By: Nigel Bankes
Case Commented On: Syncrude Canada Ltd. v Attorney General of Canada, 2014 FC 776
In the dog days of summer (August 6, 2014) Justice Russel Zinn of the Federal Court of Canada handed down his judgement in a case in which Syncrude sought to challenge the validity of the federal Renewable Fuels Regulations, SOR/2010/189 (RFR) on both constitutional and administrative law grounds. The judgment seems to have passed almost without comment in the media. The RFR require that diesel fuel produced, imported or sold in Canada must contain renewable fuel of at least 2% by volume. This requirement can be met by blending diesel with biodiesel (although this can be challenging at cold temperatures). Failure to comply with the RFR is an offence although a regulated entity can achieve compliance by purchasing compliance units from other regulated entities who have exceeded their own compliance targets. See the judgement at para 4.
It is a pity that the decision did not attract greater media attention because the case is politically important and also legally significant on a number of fronts. For example, this is the first case in which a party has challenged the constitutional validity of any federal greenhouse gas regulations. The decision gives strong support to the federal government’s reliance on the criminal law power to legislate in this area. The case also offers useful guidance at the administrative law level as to the preconditions that the Governor in Council must meet before making regulations under the Canadian Environmental Protection Act, 1999, SC 1999, c.33. The decision confirms that the courts will not interfere with the manner in which the executive goes about meeting its policy objectives even if the efficacy of the measure (either absolutely or comparatively) may be open to question. And there are other interesting tidbits in the case as well. For example, there is a useful discussion of the Cabinet Directive on Strategic Environmental Assessments and on the distinction between a Cabinet Directive and a regulation made by Order in Council. We hope to post individual comments on some of the specific legal issues over the coming week(s).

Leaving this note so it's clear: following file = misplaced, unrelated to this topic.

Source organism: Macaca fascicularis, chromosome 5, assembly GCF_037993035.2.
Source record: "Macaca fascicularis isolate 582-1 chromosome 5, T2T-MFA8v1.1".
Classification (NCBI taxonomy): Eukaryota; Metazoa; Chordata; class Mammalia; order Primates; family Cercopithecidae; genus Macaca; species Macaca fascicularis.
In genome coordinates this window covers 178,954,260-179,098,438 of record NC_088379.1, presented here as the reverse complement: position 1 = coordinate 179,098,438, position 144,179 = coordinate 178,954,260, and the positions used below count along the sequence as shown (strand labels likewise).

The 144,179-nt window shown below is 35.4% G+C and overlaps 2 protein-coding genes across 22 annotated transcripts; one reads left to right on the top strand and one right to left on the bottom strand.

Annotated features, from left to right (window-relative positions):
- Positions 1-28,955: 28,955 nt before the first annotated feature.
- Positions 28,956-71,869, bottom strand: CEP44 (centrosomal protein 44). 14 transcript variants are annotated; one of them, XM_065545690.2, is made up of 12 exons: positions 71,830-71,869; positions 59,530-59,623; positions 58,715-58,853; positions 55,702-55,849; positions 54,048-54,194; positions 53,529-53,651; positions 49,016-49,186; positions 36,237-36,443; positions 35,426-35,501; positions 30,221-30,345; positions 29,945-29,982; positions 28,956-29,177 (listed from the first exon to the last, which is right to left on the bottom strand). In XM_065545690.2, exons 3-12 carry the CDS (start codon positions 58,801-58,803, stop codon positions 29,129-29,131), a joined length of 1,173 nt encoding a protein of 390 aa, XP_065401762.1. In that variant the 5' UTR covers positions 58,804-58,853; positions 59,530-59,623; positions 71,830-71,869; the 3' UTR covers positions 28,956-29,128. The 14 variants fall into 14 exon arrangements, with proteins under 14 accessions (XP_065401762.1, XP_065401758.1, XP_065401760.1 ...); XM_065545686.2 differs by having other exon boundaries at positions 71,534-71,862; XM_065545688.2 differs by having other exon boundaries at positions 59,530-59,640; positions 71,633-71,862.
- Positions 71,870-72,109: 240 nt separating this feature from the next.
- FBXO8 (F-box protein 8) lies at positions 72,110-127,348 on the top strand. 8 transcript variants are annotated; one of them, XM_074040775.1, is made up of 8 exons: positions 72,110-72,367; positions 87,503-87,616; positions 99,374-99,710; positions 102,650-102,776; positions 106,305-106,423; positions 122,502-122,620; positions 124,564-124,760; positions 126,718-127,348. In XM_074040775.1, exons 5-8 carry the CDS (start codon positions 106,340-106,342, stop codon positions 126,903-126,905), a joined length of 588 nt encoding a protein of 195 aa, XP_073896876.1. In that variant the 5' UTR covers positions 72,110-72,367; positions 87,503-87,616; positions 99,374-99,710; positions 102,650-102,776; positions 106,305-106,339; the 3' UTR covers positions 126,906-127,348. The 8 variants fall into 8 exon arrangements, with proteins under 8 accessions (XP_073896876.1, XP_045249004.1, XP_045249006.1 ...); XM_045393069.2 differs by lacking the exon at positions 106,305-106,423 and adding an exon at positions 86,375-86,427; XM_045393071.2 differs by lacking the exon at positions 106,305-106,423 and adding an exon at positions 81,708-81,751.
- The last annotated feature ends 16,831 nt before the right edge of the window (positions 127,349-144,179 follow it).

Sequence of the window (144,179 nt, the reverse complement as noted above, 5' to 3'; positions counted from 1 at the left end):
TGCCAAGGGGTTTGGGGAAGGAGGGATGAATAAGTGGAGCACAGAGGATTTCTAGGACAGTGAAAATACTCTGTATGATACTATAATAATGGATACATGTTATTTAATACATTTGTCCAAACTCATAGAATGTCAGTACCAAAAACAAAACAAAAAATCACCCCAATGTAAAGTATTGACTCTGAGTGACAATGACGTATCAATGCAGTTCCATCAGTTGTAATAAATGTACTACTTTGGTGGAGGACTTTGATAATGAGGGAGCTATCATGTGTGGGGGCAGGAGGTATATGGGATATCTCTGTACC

Finally, it is interesting to consider the greenhouse gas politics of this decision. This set of federal regulations represents a tiny, tiny step towards meeting Canada’s post-Kyoto diluted Copenhagen challenge of minus 17% of 2005 emission levels by 2020. I am sure that compliance with the regulations will increase operating costs but I am equally sure that this increase is nothing more than a drop in the bucket for Syncrude. This litigation therefore suggests that at least the sector of big oil represented by the Syncrude interests will fight federal greenhouse gas regulations in all of its forms and that it will fight them hard. There was no stone left unturned in this litigation. Counsel for Syncrude pursued every possible avenue no matter how small the chance of success or creative the argument. Big carbon may be just like big tobacco in protecting its turf – one of several similarities that my colleagues Martin Olszynski and Sharon Mascher hope to explore more fully in a forthcoming research project.
Big carbon might want to think more carefully about the politics of this. So who stands behind Syncrude? Who should the press be asking questions of? Answer: (37%) Canadian Oil Sands Partnership, (9%) SINOPEC, (25%) Imperial Oil Resources, (5%) Mocal Energy, (5%) Murphy Oil Company, (7%) Nexen Oil Sands Partnership, (12%) Suncor Energy Ventures Partnership. Perhaps Imperial Oil would be a good place to start given their important global carbon position.
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